The employment history review requirements involve the following steps, all as detailed in the ISBE’s helpful FAQ guide:

a. An applicant must complete and sign a sexual misconduct disclosure form with current and former employers including name, address, telephone, and other relevant contact information - and the ISBE has developed a prescribed form.
b. An applicant must also complete and sign a written authorization disclosure form – and the ISBE has likewise developed a standardized form.
c. The school must then contact the listed employers provided by the applicant on the disclosure form, obtain dates of such employment, and gather any information regarding allegations of sexual misconduct by the applicant.[4]

Notably, if the applicant does not provide this information, then a school may not employ an applicant to work with students. Additionally, these requirements are not applicable to volunteers, although similar reference check measures would be advisable and consistent with best practices. Schools should also likely carry out further steps for all applicants who work with students, such as standard background checks, interviews, and other customary due diligence measures. A school could hire an applicant pending successful completion of the Faith’s Law-mandated review, but the worker should not start his or her school duties until then.[5]

Required Parental Notification of Alleged Sexual Misconduct

Faith’s Law contains important but relatively narrow notification requirements. More specifically, if a school administrator becomes aware of allegations of sexual misconduct (as defined above), the school must notify the affected child’s parents or guardians of such allegations. Additionally, the school must notify them of any formal employment-related action involving the alleged perpetrator. The mandatory notice must include a list of available resources within the community to support the student and their family. ISBE has compiled a resource guide that satisfies this legal requirement. A school may include other resources too.

Prior to notifying a parent or guardian, a school should notify the affected student in a developmentally appropriate way that the school will be notifying the student’s parent or guardian, what will be included in that notice to their parent, and what resources are available to them within the community for support. No notification is legally required, however, if the parent or guardian is the alleged perpetrator. Additionally, no prior notice to the student is statutorily required “in the event of an imminent risk of serious physical injury or death of a student or another person, including the victim.”[6]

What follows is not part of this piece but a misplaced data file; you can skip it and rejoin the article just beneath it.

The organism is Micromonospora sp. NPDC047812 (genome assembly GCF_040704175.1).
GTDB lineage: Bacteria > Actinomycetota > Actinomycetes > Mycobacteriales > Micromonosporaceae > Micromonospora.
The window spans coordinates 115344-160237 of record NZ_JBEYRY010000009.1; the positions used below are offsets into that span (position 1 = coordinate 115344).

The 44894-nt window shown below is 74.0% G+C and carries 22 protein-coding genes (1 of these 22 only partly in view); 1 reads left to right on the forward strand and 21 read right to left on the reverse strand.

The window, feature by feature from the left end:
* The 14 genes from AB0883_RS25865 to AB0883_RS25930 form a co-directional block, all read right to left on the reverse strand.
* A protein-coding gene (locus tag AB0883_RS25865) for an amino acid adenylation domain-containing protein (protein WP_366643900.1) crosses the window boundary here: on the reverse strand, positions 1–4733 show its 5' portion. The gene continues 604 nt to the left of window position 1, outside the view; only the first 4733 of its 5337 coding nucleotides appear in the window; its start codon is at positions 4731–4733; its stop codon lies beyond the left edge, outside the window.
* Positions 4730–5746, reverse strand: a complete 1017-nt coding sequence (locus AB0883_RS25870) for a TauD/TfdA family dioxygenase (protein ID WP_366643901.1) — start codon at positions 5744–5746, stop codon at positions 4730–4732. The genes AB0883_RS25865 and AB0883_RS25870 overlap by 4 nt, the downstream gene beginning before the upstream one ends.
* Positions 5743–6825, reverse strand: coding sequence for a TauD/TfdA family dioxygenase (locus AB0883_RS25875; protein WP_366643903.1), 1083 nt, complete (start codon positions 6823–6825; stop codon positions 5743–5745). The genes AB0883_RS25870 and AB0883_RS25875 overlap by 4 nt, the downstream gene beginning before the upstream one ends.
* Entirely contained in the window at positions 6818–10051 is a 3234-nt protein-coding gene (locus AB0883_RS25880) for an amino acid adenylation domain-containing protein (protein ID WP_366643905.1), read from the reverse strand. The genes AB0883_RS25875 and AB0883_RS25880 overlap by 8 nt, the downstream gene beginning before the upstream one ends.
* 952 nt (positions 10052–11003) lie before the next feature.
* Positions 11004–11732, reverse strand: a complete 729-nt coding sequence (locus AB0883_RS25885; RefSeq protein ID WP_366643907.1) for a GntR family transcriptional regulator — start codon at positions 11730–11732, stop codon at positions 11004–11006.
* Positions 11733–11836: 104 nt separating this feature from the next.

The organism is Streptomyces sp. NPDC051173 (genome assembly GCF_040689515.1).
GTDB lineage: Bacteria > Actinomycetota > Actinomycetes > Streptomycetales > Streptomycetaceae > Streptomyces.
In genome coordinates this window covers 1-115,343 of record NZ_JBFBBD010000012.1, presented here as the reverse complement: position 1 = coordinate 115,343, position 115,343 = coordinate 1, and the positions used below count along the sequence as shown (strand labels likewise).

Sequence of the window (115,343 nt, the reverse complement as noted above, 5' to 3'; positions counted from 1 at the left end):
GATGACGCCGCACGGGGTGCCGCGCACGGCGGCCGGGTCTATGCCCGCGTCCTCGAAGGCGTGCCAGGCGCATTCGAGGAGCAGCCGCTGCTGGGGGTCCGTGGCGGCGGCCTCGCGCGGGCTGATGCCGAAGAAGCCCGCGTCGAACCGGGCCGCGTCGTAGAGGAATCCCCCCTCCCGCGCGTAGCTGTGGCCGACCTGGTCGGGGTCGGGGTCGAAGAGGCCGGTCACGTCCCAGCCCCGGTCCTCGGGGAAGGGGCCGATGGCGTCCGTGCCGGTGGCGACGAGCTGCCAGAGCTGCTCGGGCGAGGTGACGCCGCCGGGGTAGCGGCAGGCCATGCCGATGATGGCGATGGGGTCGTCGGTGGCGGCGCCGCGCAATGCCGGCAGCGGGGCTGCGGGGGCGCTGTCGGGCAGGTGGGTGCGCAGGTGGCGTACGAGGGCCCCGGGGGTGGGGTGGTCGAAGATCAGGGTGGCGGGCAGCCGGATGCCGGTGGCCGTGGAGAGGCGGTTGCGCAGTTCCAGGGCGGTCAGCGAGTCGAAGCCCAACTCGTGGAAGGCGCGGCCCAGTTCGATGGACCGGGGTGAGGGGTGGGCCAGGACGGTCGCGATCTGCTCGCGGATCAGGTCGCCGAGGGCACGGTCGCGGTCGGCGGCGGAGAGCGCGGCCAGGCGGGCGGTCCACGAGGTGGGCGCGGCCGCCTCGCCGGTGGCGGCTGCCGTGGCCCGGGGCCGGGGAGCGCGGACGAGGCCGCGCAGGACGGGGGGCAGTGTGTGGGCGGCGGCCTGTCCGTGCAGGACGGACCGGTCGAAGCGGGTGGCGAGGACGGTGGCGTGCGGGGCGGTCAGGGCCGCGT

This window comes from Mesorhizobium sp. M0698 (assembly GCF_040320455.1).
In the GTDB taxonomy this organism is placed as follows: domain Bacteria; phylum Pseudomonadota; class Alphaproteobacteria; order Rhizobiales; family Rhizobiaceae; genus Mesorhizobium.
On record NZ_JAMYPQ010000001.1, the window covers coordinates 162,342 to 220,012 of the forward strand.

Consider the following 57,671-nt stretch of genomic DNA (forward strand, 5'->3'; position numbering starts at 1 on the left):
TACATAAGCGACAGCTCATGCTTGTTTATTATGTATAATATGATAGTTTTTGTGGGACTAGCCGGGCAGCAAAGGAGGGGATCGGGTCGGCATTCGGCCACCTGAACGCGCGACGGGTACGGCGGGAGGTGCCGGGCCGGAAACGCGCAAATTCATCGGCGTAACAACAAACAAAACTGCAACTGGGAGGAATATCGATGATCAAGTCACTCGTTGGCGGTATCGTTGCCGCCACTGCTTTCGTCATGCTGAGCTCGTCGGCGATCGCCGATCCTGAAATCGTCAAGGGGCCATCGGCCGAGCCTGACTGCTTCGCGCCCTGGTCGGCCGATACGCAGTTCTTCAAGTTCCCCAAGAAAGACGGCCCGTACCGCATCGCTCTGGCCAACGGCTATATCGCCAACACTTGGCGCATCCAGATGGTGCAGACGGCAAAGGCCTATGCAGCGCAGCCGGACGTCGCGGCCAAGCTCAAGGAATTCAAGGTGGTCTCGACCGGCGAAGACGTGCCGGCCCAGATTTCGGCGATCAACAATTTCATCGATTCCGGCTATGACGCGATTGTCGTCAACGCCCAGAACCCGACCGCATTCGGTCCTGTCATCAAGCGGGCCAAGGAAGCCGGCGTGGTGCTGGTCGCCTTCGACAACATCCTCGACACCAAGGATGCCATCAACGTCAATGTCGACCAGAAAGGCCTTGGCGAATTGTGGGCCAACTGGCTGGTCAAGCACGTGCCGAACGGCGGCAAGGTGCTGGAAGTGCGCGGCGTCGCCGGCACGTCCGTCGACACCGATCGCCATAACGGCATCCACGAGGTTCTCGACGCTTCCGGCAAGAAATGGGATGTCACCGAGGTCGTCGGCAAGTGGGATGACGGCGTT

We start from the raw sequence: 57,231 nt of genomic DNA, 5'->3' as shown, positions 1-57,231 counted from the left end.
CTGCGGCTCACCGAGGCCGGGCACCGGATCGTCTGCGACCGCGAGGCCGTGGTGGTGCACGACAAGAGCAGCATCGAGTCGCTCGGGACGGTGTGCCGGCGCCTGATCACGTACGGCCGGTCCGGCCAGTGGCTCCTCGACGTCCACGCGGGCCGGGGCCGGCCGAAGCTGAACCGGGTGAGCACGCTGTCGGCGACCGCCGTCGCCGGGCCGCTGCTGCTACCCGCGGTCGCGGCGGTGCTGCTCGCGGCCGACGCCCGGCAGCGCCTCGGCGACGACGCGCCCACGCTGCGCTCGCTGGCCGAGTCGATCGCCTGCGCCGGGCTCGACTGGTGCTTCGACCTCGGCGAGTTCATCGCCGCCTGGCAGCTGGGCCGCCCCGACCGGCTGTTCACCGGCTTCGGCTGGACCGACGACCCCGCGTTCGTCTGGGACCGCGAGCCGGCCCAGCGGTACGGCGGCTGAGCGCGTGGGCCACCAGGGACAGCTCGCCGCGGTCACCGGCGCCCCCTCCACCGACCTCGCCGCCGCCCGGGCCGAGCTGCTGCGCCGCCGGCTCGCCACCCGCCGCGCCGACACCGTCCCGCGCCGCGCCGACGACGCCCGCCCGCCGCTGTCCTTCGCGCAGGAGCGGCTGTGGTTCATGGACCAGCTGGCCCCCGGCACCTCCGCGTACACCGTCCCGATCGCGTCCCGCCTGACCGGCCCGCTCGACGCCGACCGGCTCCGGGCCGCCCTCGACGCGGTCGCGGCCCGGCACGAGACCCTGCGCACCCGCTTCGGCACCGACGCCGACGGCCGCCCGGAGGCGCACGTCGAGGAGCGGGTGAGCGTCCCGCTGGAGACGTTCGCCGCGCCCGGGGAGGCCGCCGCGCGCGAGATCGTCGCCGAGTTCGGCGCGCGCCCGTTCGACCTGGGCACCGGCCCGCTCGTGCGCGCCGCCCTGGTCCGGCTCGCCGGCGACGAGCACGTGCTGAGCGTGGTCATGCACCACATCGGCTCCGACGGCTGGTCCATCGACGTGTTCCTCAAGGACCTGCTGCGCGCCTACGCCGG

Other Mandated Reporting

Keep in mind too that such notifications under Faith’s Law are distinct from mandatory reporter legal obligations that may arise for teachers and other school personnel.[7] Such separate reporting obligations generally arise upon knowledge of reasonable cause to believe a child may be abused or neglected, including sexual abuse as that term is defined under applicable state law. Mandated reporters are required to either file reports of the suspected abuse to the appropriate state authority or ensure someone else within the school has made the report – typically online or via telephone, and with related documentation as warranted. Training on such obligations is key too, and it may be required under applicable state law (as is true in Illinois). These mandatory notifications are also apart from any criminal investigation that may be undertaken by police or in connection with a civil lawsuit.

Importantly as well, schools need to exercise substantial discernment and discretion in determining the extent and content of any notifications to other people, particularly since such allegations can be quite serious and may or may not be true. They thus could lead to potential adverse claims by accused persons (e.g., defamation, invasion of privacy claims) and other unintended consequences. If and when an allegation of sexual misconduct arises, school leaders should carefully evaluate how best to address it beyond the Faith’s Law requirement – possibly in consultation with legal counsel and/or crisis management personnel.[8]

Following Through

Schools should be continually attentive to both actual safety for students and for effective risk mitigation measures too. Ultimately, the legal obligations per Faith’s Law should be beneficial to children and school staff alike, helping everyone to avoid problematic unwanted situations. Specific requirements are important for schools located in Illinois. Other nonprofit organizations serving students may be wise to follow Faith’s Law’s parameters, such as to clearly define “sexual misconduct,” utilize a code of professional conduct for workers (employees, contractors, and volunteers too), check prospective employees’ backgrounds, and particularly to address any allegations responsibly in accordance with legal requirements and related best practices.

[1] 105 ILCS 5/22-85
[2] For more information about grooming and how to prevent it, check out our blog article.
[3] See 23 Il Adm Code 22.20.
[4] Per ISBE’s Q/A No. 49: “There is no time limitation in the statute. An applicant must provide the names of all former employers that were schools or school contractors, and all former employers at which the applicant had direct contact with children or students were schools or school contractors, and all former employers at which the applicant had direct contact with children or students.”
[5] See ISBE's FAQ Guide at Q/A No. 53.
[6] See ISBE’s FAQ guide for further information. Correspondingly, “[i]f prior notification to the student is not given, notification to the student shall be provided as soon as practicable and without delay following the notification to the student’s parents or guardians. (Q&A No. 15, citing 105 ILCS 5/25-85.10(c)).
[7] For more information about mandated reporter and training obligations, particularly in light of Illinois’ legislative changes in 2020 but with broader implications too, please see our law firm’s mandated reporter article.
[8] See also our firm’s blog articles on incident reports and handling suspected child abuse.